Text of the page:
Twitter! Facebook! AdWords! SEM! PPC! SEO! If you have ever googled around for “small business marketing online,” you have probably found at least half of these terms, presented with used-car-salesman enthusiasm as the end-all of online advertising solutions. You have probably even been cold called and cold emailed by self-proclaimed “SEO Gurus” and “Online Advertising Gods.”
With so many people trying to sell you their own flavor of Kool-Aid, it’s easy to succumb to information overload and decide to just stay away from online advertising altogether. Or you might end up trying a little sip of each flavor, not really know if they are good or not, and leave it at that. Either way, it helps to have an easy way of keeping score and measure if a particular form of small business marketing is paying off for you or not. One of the most basic ways of keeping score is your Customer Lifetime Value (CLTV).
What is Customer Lifetime Value?
There are many different ways of measuring CLTV, and some of them can get pretty complex (see this very comprehensive infographic on the subject). The concept itself is pretty simple: When a new customer comes through your door for the first time, how much money will he make you before he is not a customer anymore?
The three numbers you need to do a basic CLTV calculation are:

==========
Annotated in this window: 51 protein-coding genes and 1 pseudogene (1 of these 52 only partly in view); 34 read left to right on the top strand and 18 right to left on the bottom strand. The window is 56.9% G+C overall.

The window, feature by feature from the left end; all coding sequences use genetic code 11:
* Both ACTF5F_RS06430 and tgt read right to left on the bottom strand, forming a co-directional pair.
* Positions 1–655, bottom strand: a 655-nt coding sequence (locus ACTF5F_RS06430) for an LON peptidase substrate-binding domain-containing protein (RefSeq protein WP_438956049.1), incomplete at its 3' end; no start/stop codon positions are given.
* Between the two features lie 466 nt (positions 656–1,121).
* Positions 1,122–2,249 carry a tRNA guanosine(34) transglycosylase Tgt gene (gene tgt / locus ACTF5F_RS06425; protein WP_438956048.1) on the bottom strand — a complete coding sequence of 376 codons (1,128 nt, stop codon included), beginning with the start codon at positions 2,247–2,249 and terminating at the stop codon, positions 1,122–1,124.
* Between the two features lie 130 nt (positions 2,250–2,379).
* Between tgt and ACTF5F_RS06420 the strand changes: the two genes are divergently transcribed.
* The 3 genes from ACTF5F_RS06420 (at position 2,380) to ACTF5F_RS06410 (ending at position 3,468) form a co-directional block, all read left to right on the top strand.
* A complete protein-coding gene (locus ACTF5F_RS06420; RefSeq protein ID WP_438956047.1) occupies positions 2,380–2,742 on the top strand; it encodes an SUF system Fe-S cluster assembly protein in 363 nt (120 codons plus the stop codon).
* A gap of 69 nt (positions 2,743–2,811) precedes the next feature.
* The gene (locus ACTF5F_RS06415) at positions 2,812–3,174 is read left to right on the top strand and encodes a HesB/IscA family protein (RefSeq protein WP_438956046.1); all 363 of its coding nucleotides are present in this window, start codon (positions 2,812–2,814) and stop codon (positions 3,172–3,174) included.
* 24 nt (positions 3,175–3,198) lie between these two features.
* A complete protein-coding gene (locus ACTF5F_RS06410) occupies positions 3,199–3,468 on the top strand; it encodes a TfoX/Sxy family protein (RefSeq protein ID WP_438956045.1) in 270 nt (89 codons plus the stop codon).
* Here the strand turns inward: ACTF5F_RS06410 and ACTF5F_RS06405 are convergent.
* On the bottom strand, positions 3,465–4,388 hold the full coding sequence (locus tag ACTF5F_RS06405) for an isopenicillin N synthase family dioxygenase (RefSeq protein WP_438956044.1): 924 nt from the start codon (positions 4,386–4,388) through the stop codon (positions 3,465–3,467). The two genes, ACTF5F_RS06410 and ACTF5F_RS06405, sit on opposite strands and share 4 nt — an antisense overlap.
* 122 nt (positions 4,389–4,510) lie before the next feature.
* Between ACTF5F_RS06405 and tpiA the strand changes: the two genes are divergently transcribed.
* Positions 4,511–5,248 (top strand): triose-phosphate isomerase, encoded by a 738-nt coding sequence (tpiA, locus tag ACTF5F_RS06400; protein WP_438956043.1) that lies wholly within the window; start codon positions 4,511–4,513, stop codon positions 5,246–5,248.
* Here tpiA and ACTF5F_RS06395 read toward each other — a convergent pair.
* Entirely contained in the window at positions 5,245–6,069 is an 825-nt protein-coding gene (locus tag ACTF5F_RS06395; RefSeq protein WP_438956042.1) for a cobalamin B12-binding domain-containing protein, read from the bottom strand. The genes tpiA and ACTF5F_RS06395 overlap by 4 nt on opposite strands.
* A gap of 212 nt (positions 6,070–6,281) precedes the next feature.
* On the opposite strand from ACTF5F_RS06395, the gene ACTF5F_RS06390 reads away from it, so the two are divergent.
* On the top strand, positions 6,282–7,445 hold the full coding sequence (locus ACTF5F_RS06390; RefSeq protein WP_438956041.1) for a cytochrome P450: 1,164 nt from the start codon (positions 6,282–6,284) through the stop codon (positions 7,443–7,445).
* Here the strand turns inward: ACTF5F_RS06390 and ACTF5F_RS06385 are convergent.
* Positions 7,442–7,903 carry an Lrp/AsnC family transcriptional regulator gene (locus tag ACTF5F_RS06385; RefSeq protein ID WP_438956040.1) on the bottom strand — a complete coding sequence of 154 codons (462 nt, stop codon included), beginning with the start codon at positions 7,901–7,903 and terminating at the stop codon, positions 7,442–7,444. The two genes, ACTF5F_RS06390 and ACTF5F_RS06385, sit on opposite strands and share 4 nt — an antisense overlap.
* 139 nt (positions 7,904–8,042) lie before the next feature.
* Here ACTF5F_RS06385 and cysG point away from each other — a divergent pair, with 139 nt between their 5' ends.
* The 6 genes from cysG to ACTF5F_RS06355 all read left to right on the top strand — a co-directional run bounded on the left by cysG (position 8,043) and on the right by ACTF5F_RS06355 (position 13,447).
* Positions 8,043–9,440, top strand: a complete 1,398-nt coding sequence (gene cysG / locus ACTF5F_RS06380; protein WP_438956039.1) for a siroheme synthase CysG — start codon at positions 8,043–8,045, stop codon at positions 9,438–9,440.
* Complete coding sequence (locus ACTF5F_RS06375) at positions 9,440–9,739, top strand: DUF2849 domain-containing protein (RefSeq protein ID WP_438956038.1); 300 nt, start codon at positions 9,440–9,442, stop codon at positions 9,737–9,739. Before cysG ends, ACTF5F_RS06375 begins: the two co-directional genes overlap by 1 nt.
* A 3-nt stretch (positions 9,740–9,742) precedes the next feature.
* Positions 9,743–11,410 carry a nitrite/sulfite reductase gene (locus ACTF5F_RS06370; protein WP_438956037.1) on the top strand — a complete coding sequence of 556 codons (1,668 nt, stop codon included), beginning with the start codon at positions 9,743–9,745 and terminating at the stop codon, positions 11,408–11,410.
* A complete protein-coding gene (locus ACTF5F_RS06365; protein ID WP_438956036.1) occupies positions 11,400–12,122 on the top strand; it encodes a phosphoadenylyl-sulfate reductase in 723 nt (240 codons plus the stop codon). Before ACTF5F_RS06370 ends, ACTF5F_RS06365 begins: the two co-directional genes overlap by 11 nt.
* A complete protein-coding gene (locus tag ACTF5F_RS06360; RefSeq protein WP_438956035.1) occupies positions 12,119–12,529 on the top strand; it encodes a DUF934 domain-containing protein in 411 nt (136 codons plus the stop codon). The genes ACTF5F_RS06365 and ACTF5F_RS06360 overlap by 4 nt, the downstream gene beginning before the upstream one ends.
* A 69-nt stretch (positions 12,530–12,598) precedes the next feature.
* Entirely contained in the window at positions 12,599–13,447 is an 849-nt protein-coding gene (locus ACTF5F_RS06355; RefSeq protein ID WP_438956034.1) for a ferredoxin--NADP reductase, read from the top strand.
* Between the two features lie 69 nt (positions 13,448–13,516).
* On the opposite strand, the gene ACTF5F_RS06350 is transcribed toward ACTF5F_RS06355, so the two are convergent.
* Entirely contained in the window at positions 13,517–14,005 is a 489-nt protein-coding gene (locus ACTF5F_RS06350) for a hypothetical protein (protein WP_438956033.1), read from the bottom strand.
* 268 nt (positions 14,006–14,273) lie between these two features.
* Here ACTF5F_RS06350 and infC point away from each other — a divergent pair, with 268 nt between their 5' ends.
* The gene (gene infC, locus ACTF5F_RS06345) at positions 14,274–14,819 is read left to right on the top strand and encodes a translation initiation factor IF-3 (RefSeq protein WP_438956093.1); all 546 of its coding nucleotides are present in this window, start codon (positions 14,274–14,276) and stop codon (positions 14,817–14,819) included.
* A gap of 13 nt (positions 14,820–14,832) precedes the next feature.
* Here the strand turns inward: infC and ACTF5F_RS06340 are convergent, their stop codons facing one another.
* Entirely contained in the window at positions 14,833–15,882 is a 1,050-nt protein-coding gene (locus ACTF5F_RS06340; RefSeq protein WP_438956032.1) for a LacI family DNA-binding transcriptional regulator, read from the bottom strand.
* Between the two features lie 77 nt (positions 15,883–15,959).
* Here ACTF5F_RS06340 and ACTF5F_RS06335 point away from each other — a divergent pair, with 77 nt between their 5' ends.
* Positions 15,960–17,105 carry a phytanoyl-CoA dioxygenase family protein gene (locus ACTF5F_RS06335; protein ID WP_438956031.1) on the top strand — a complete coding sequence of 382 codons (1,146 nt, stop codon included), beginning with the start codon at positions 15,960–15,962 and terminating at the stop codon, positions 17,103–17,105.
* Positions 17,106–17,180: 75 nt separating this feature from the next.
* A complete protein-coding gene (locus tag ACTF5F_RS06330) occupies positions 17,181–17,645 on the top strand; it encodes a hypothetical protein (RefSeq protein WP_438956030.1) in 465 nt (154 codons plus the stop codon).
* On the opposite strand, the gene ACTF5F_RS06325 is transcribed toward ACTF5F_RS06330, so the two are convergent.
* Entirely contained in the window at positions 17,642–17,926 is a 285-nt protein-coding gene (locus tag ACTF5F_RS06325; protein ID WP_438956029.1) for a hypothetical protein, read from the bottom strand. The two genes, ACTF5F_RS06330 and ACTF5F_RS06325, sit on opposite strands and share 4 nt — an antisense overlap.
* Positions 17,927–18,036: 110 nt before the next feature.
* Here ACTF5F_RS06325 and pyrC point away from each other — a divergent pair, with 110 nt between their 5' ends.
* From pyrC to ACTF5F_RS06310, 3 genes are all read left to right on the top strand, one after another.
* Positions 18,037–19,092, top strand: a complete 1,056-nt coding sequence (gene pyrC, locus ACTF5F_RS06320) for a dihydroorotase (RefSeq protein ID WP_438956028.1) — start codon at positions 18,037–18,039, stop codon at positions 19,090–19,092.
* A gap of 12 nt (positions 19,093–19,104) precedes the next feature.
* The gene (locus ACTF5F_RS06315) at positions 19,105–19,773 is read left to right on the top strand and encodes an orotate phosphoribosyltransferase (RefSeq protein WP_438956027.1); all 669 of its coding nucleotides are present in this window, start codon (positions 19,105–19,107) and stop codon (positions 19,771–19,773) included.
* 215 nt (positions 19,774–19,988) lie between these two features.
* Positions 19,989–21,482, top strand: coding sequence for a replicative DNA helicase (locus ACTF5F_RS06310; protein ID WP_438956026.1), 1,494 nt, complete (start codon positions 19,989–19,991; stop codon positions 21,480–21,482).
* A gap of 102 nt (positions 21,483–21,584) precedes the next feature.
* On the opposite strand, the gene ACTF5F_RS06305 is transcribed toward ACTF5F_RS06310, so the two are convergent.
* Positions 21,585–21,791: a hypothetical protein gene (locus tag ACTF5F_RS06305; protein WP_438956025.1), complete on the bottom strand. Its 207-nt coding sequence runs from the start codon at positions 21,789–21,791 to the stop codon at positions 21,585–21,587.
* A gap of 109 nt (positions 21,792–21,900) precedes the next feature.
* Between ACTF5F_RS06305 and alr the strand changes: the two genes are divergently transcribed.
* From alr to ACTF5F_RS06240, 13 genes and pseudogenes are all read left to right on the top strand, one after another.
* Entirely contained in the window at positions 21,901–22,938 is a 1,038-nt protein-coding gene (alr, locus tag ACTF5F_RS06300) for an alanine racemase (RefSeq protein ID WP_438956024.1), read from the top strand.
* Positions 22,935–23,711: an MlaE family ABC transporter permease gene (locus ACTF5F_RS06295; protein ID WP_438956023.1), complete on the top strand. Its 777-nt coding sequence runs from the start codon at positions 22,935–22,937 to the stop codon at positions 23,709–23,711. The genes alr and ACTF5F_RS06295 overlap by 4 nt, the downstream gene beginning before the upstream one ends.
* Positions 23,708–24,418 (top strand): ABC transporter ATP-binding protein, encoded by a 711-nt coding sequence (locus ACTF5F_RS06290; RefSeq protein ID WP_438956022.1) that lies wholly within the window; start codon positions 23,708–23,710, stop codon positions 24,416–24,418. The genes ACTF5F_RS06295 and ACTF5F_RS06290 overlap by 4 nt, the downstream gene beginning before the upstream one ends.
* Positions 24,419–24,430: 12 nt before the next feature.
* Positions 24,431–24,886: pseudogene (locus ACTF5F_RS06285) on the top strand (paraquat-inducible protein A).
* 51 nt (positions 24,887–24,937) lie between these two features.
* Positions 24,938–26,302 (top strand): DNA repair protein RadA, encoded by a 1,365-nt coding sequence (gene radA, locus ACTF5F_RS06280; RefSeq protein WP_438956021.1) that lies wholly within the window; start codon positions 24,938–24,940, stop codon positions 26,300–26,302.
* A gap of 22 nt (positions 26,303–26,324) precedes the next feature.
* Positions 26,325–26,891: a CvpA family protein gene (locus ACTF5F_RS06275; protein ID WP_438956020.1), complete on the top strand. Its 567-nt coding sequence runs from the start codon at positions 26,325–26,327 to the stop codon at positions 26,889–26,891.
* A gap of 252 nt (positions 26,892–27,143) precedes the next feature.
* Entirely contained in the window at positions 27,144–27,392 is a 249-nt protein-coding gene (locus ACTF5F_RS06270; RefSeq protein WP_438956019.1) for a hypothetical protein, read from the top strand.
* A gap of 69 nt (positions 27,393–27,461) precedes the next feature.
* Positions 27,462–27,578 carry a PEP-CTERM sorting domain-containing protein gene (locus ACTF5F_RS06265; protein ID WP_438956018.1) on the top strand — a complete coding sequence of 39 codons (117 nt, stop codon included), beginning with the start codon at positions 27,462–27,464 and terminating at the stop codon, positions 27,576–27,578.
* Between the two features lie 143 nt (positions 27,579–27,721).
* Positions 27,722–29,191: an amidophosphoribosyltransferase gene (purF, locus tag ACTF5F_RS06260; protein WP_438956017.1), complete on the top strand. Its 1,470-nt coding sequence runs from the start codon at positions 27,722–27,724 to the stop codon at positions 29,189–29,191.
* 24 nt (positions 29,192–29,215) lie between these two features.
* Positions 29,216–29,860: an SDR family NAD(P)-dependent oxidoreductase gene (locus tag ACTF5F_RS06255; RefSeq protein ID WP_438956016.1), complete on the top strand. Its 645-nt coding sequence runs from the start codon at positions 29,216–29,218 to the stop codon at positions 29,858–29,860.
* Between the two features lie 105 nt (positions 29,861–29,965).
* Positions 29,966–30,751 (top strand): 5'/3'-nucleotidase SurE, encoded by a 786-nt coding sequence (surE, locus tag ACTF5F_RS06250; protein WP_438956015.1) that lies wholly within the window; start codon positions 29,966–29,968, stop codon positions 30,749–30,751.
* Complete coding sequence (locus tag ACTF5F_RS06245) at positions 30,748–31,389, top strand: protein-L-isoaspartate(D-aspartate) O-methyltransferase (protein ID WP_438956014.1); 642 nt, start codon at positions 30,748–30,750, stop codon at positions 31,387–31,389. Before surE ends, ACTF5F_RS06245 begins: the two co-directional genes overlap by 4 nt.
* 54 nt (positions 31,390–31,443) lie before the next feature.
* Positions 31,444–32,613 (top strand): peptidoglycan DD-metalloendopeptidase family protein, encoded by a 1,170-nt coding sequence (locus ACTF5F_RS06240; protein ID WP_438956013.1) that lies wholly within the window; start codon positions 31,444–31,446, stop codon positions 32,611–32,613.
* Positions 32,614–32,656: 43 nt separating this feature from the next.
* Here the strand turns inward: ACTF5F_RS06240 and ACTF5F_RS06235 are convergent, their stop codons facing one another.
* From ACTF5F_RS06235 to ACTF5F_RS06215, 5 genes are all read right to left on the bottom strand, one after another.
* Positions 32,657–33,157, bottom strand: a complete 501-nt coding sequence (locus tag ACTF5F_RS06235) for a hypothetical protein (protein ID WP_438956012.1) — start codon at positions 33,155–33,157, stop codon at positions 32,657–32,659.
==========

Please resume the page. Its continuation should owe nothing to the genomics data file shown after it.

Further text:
- How much money does an average customer spend per visit / project?
- How many visits / projects do you receive from an average customer?
- How long do you usually retain your customers?
You may not have all these numbers, but taking an educated guess is a great way to start.
Then, take these numbers and do some simple math:
(Avg. Spend x Avg. Visits x Total Lifetime of Customer) = CLTV (Revenue)
It might make more sense to measure profit per customer, since that is the money that you actually get to keep:
(Avg. Spend x Avg. Visits x Total Lifetime of Customer x Profit Margin) = CLTV (Profit)
Why Does CLTV Matter for Small Business Marketing?
The next time you find yourself evaluating a new form of advertising, consider this: If it costs you $100 to acquire a new customer, and your CLTV is $150, you will make $50. If your CLTV is $75, you will lose $25. It’s that simple.
Or if business has been slow, think of what you can do to increase each of the variables to make your customers more valuable. How can you sell your customers a little bit more when they already have their wallet out? How can you turn occasional customers into more regular customers? How can you keep loyal customers longer?
Do you know how much your customers are worth? What kind of small business marketing has worked for you? Please let us know in the comments below.